If you're the closest to the hole, you're in charge of removing the flagstick if everyone says they can see the cup clearly, tending the flagstick which means pulling it from the hole as a putt tracks closer to the hole if they can't, then putting the flagstick back in the hole when your group leaves the green. Don't kill anyone. Yell "Fore! Shouting "Fore! A couple of things to know about using this term: First, don't wait.

The moment you realize a ball has even a remote chance of hitting another person, shout it out.

Golf Fitness: Play Better, Play Without Pain, Play Longer, and Enjoy the Game More

Using the term at anything less than full voice is a disservice. It is a warning to other golfers.

Also helpful is to yell the direction the ball is headed in, as in "Fore right! There is no harm in yelling "Fore! Take care of the course: It's hard work to make a golf course look as good as it does. Do your part to take care of it. For starters, if you're in a golf cart, find out if it is OK to take the carts on the grass or if they must remain on the cart path.

Either way, never drive the cart near the putting green. On the course, if you take a divot a piece of turf when hitting a shot , you should either replace it by carefully placing it in the spot and then firmly pressing down on it with your foot, or filling the hole with some seed mix. Shots hit to the green often leave a ball mark. If you don't know how to properly fix them, ask one of your playing partners to show you. And make sure you rake the bunker after you hit out of one. The sand is daunting enough without having to contend with someone's footprint.

Know where to stand: Golf may seem like a genteel sport, but keep in mind it is played with blunt objects. If golfers seem obsessive about where people are standing, it's because they don't want anyone to get hurt. They also don't want anything interfering with their concentration on a shot.

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A good rule of thumb is to stand to the side and slightly behind the ball several yards away. If a player is in a bunker, stay alert and stand well off to the side. Those shots come out fast and can go anywhere. On the green, try to stay out of the line of sight of the person putting. Further, when walking on the green be aware of the line from other player's balls and the hole and don't step in those lines.

Yes, it's true, the Rules of Golf is pages long and understanding many of the game's 34 rules is important. But don't worry. Most golfers, including those guys who turned their noses up at playing with a newcomer like you, have very little knowledge of how to play the game correctly.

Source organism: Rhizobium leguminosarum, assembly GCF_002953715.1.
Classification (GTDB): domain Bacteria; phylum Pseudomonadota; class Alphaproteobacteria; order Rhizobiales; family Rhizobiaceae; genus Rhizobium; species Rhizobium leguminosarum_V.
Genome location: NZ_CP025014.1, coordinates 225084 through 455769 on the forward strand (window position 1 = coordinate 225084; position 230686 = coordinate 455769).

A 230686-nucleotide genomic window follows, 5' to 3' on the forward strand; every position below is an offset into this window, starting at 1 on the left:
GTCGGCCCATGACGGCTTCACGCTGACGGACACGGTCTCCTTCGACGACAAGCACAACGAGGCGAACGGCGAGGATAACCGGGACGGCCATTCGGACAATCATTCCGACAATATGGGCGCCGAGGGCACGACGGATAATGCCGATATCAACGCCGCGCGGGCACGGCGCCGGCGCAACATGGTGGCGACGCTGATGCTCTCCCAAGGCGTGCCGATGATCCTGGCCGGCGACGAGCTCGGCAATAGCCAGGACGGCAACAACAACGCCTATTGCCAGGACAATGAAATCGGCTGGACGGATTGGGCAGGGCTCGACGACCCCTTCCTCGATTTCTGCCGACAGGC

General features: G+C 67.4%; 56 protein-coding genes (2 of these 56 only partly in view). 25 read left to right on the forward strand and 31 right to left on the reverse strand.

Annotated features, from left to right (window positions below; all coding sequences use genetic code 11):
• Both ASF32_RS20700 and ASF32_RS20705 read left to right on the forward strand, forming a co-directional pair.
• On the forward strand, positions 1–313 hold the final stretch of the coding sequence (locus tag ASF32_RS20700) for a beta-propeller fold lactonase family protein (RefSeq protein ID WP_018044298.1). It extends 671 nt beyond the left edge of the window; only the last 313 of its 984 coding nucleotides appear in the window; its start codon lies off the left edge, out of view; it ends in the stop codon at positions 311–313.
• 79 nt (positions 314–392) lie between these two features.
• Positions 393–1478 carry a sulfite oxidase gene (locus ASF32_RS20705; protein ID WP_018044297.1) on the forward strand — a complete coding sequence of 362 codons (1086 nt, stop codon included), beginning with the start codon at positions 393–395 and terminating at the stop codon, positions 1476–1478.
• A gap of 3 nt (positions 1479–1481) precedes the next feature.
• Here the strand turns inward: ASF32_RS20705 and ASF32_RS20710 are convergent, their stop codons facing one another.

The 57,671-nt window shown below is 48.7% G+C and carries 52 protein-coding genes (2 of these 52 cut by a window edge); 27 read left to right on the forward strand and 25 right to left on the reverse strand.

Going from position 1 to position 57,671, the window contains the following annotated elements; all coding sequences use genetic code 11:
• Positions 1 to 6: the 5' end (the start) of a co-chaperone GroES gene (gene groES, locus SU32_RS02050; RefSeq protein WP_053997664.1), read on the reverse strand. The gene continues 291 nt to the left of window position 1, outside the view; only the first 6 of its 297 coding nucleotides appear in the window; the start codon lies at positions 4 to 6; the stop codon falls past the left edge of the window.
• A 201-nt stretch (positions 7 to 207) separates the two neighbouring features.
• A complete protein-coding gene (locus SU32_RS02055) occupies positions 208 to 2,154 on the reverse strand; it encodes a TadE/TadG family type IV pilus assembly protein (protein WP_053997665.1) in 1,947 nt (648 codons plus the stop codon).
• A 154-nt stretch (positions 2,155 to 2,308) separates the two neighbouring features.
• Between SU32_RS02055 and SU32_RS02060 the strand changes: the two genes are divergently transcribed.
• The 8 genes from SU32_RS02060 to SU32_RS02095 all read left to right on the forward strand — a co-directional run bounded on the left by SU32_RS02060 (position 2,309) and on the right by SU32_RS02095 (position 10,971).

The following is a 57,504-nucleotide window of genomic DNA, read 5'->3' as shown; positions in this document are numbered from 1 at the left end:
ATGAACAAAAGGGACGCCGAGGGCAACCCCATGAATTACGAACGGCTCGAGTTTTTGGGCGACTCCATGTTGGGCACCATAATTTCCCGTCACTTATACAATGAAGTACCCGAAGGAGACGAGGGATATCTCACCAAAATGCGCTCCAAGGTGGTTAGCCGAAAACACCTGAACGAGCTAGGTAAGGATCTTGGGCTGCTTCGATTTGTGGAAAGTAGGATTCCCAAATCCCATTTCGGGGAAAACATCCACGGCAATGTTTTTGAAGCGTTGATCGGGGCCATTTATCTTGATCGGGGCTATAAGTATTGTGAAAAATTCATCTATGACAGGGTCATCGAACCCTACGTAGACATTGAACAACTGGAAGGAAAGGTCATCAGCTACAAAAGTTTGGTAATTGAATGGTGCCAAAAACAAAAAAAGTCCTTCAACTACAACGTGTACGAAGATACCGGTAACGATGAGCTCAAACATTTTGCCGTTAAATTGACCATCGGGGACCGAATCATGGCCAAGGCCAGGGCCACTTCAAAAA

You'd be surprised by how many golfers just make rules up as they go , so don't fret if you're not sure about what's OK and what's a violation. Just remember these key points and you'll do fine for now. Don't move your ball: Unless you're on a putting green, don't move your ball under any circumstance. Play it as it lies unless it's interfered with by an obstruction think man-made object -- yardage marker, beer can, etc. And if you're not sure what an obstruction is, ask the head pro or an experienced golfer. On the putting green, you have to mark the ball's position before lifting it, usually with a coin or a small ball marker.

Stick with your own ball: If you see a ball that's not your own, you may think, "Hey, free ball! Believe it or not, you're not the only golfer on the course who is hitting his ball to unintended locations, so it could be another player's ball from another hole. And speaking of which It's mostly OK to play from another hole: If your shot lands in another fairway, you can play the ball as it lies as long as that fairway is not designated as out of bounds white stakes or lines.

If you don't see white stakes or lines, you can play back to the hole you're playing. Just don't interfere with players on that particular hole.


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Let them play through unless they give you permission to go first. If your ball is outside the out-of-bounds markers, take a one-stroke penalty and play another shot from the spot you just hit from. Only take five minutes to look for a ball: If you hit a shot and you can't find the ball after five minutes of searching, take a one-stroke penalty and play another shot from as close as possible to the last spot you played from.

This might require you to drop a ball. If so, extend your hand at shoulder height over that area, simply drop it, then play from there. Play within the golf course: If you ever hit a shot out-of-bounds white stakes or lines , you have to replay a shot from as close as possible to where you just hit and add a stroke penalty to your score.